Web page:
Imagine if we as a society had an overwhelming social and emotional attachment to the taxi Industry. Rather than stories of bad drivers and dodgy mechanicals we sang out gushing praise of John or Mary our taxi driver for the evening and the fabulous travel experience we just had. We wouldn’t ever think of using an alternative service because frankly, we just could not imagine a better offering. Our society and politicians fighting tooth and nail to protect the poor rights of our hard working taxi drivers, just trying to make a living for their family. In such a world, would a little upstart ride sharing service (arguably operating illegally) ever have taken hold?
Unfortunately for the taxi industry, the reality is and has been very different. Despite protests, marketing campaigns, and some aggressive protectionism, the social movement against them has been swift. Laws were changed, exceptions made, and Uber became well… Uber. Believe it or not, the same hasn’t necessarily been true for Uber in every market. The idea didn’t change, but clearly the dynamics for each market can be very different.
Make no mistake, you could have the most innovative business idea in the world, but if your consumers aren’t ready to make the switch then you may not get very far. Conversely the more reasons a consumer has to stay with your brand, the less likely they are to switch. Don’t give them a reason to switch and they won’t. Simple right?
In the case of the taxi industry, consumers weren’t just ready to switch, they were hungry for it. Any viable offering could have potentially disrupted that market. Uber just happened to be the “bull in the china shop” of regulation, willing to smash and crash their way through it.
If you take a closer look at the Uber’s and Google’s of the world, there’s a pattern though that you could apply to just about every transformative or market changing business:
- efficient Processes: Waste is cut, bottlenecks eliminated. Their internal processes and customer workflows are more efficient and highly scalable. There is little or no limitations on supply chains or barrier to entry, very little human interaction in the middle of each transaction, and increasingly less overall friction for the consumer.
- social Alignment: They have a greater social and emotional alignment with their consumers than their competitors. This comes from some combination of complete disdain for the incumbent solutions, or some emotional attachment to the incoming brand. A little bit of both goes a long way.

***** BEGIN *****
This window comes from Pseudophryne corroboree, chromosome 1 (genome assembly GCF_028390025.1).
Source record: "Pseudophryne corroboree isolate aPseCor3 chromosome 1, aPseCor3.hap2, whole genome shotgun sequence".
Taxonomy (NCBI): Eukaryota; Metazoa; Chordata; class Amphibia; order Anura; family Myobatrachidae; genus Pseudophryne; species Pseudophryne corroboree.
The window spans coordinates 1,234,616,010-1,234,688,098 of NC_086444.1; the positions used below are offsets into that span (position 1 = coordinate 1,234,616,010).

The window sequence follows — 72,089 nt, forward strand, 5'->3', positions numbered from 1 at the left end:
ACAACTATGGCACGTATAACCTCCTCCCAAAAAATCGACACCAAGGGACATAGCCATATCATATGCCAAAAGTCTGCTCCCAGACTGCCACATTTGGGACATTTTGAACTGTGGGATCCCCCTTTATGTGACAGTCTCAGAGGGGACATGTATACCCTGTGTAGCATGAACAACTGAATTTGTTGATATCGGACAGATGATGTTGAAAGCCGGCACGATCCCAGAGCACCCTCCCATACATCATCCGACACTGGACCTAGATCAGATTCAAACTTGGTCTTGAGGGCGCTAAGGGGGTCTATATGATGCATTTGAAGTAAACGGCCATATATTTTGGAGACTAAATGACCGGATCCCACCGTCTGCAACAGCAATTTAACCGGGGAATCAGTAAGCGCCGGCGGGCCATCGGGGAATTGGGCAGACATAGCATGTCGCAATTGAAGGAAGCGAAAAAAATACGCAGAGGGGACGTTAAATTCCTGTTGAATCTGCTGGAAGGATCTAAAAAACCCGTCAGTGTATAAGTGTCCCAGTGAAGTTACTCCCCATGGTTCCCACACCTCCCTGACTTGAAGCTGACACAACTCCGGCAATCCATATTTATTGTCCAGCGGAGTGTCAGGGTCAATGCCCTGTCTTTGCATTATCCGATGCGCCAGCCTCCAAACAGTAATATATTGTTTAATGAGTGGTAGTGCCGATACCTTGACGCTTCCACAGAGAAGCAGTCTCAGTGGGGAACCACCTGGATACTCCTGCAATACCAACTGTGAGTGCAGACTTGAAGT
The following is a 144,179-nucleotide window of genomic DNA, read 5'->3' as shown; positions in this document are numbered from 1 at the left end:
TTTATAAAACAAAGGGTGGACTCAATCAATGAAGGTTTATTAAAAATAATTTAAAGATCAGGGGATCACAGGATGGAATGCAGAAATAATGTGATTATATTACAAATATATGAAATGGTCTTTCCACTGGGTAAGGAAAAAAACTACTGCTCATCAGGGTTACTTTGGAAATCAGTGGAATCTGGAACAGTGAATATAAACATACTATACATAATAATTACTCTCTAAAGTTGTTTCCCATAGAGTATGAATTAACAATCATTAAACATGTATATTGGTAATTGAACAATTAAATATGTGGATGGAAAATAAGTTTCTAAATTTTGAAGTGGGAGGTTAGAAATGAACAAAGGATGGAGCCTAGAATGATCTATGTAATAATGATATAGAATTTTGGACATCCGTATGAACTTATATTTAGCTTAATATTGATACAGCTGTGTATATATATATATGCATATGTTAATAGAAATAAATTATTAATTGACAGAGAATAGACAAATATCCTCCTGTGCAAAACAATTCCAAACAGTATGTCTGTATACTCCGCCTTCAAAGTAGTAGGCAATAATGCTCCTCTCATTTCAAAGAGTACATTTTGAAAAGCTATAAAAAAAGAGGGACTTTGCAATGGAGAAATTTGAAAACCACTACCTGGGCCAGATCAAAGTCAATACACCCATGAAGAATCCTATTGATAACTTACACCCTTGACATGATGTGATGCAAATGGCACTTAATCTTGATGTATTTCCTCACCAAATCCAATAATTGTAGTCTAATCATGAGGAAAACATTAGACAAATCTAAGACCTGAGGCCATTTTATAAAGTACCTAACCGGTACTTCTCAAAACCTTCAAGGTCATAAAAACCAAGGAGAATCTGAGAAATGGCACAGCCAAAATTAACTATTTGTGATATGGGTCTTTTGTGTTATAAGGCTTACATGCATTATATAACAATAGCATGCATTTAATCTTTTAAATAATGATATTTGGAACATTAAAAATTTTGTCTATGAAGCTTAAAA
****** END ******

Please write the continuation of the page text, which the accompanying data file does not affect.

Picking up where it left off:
- human Connectivity: There is an emphasis on bringing people together and creating a connection. Creating the ability to communicate and collaborate effortlessly with others at a time and medium that makes sense for them.
- enabling Technology: The technology for the most part already existed, or perhaps was a relatively minor evolution. People trusted the technology. It wasn’t new and scary to the masses, just put together elegantly and with a little thought and care.
Efficient Process, social Alignment, human Connectivity, enabling Technology, or PACT for short. Essentially, if you can tick all those boxes, or at least score pretty highly on them, then you might just be on to a winner. if you’re in a market or business that generally scores pretty low across the board, then you could be in a spot of trouble.
You only have to look at some of the markets most tipped for disruption; Real Estate, Finance, and Energy for example. They are generally inefficient businesses with high human overhead or constrained supply. They typically have a low social standing and a lack of personal connection. And are ripe for complete displacement by technology, nominally automation and AI.
Technology alone is not enough. Despite the prevalence of online retail, people still like to go physically shopping. They like the experience of shopping with friends, being waited on, trying on clothes they can’t afford, or simply to touch and feel the product they’re about to buy. Some brands also carry a strong emotional attachment; You certainly don’t buy a pair of shoes from Louis Vuitton say, solely because of their functional purpose. It’s these people factors have been key in keeping bricks and mortar retailers, and likely many other industries, alive!
In all the talk of disruption, it is sometimes forgotten that business is still about a connection between people. Whether you’re looking to displace a market, or just grow your brand, you need to capture as many reasons as possible for your consumers to switch. Reasons that extend beyond the pure functional and technical value of your product. Reasons the PACT framework sets out to provide.
The million dollar question is, How does your business measure up?